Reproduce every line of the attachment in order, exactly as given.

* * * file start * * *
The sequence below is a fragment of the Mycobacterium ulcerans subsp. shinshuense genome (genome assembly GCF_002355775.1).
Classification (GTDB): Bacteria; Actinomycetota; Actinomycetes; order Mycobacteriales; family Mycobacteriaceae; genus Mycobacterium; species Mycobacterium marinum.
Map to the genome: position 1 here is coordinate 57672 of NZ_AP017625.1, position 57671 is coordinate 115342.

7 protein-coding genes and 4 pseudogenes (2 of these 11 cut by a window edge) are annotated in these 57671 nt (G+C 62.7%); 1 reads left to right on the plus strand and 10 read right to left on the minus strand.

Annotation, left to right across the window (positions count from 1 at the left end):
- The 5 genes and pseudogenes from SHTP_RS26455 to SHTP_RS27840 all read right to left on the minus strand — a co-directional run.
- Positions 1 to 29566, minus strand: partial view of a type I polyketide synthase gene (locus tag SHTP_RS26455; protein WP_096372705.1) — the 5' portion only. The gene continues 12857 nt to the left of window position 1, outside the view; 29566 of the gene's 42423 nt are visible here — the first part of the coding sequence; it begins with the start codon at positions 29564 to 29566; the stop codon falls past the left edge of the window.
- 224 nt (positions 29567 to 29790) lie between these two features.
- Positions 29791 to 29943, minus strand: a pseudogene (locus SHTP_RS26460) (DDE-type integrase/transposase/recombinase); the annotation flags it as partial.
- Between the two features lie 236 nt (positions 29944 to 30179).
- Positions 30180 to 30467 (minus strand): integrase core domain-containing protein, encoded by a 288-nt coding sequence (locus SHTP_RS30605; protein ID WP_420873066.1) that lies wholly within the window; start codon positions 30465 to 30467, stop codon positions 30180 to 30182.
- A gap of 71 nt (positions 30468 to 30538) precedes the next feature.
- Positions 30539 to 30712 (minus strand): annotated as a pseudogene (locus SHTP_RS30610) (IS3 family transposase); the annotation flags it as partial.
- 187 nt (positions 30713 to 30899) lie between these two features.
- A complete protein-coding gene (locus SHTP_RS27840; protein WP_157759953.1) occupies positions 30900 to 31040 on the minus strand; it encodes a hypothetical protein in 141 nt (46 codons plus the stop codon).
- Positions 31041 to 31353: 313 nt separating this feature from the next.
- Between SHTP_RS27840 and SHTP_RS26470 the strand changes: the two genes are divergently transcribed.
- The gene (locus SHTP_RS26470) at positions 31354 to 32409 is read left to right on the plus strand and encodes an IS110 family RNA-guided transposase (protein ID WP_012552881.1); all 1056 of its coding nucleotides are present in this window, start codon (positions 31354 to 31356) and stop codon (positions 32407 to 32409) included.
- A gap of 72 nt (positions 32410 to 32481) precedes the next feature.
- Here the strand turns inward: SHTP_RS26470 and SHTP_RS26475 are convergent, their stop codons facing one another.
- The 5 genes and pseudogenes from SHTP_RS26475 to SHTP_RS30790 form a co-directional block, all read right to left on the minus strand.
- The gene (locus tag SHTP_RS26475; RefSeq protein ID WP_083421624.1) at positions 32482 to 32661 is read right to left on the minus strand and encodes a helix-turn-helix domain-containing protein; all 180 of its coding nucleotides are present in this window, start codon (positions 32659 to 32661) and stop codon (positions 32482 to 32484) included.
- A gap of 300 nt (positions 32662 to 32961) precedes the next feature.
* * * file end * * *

The sequence below is a fragment of the Mycobacterium ulcerans subsp. shinshuense genome (genome assembly GCF_002355775.1).
Classification (GTDB): Bacteria; Actinomycetota; Actinomycetes; order Mycobacteriales; family Mycobacteriaceae; genus Mycobacterium; species Mycobacterium marinum.
Map to the genome: position 1 here is coordinate 57672 of NZ_AP017625.1, position 57671 is coordinate 115342.

7 protein-coding genes and 4 pseudogenes (2 of these 11 cut by a window edge) are annotated in these 57671 nt (G+C 62.7%); 1 reads left to right on the plus strand and 10 read right to left on the minus strand.

Annotation, left to right across the window (positions count from 1 at the left end):
- The 5 genes and pseudogenes from SHTP_RS26455 to SHTP_RS27840 all read right to left on the minus strand — a co-directional run.
- Positions 1 to 29566, minus strand: partial view of a type I polyketide synthase gene (locus tag SHTP_RS26455; protein WP_096372705.1) — the 5' portion only. The gene continues 12857 nt to the left of window position 1, outside the view; 29566 of the gene's 42423 nt are visible here — the first part of the coding sequence; it begins with the start codon at positions 29564 to 29566; the stop codon falls past the left edge of the window.
- 224 nt (positions 29567 to 29790) lie between these two features.
- Positions 29791 to 29943, minus strand: a pseudogene (locus SHTP_RS26460) (DDE-type integrase/transposase/recombinase); the annotation flags it as partial.
- Between the two features lie 236 nt (positions 29944 to 30179).
- Positions 30180 to 30467 (minus strand): integrase core domain-containing protein, encoded by a 288-nt coding sequence (locus SHTP_RS30605; protein ID WP_420873066.1) that lies wholly within the window; start codon positions 30465 to 30467, stop codon positions 30180 to 30182.
- A gap of 71 nt (positions 30468 to 30538) precedes the next feature.
- Positions 30539 to 30712 (minus strand): annotated as a pseudogene (locus SHTP_RS30610) (IS3 family transposase); the annotation flags it as partial.
- 187 nt (positions 30713 to 30899) lie between these two features.
- A complete protein-coding gene (locus SHTP_RS27840; protein WP_157759953.1) occupies positions 30900 to 31040 on the minus strand; it encodes a hypothetical protein in 141 nt (46 codons plus the stop codon).
- Positions 31041 to 31353: 313 nt separating this feature from the next.
- Between SHTP_RS27840 and SHTP_RS26470 the strand changes: the two genes are divergently transcribed.
- The gene (locus SHTP_RS26470) at positions 31354 to 32409 is read left to right on the plus strand and encodes an IS110 family RNA-guided transposase (protein ID WP_012552881.1); all 1056 of its coding nucleotides are present in this window, start codon (positions 31354 to 31356) and stop codon (positions 32407 to 32409) included.
- A gap of 72 nt (positions 32410 to 32481) precedes the next feature.
- Here the strand turns inward: SHTP_RS26470 and SHTP_RS26475 are convergent, their stop codons facing one another.
- The 5 genes and pseudogenes from SHTP_RS26475 to SHTP_RS30790 form a co-directional block, all read right to left on the minus strand.
- The gene (locus tag SHTP_RS26475; RefSeq protein ID WP_083421624.1) at positions 32482 to 32661 is read right to left on the minus strand and encodes a helix-turn-helix domain-containing protein; all 180 of its coding nucleotides are present in this window, start codon (positions 32659 to 32661) and stop codon (positions 32482 to 32484) included.
- A gap of 300 nt (positions 32662 to 32961) precedes the next feature.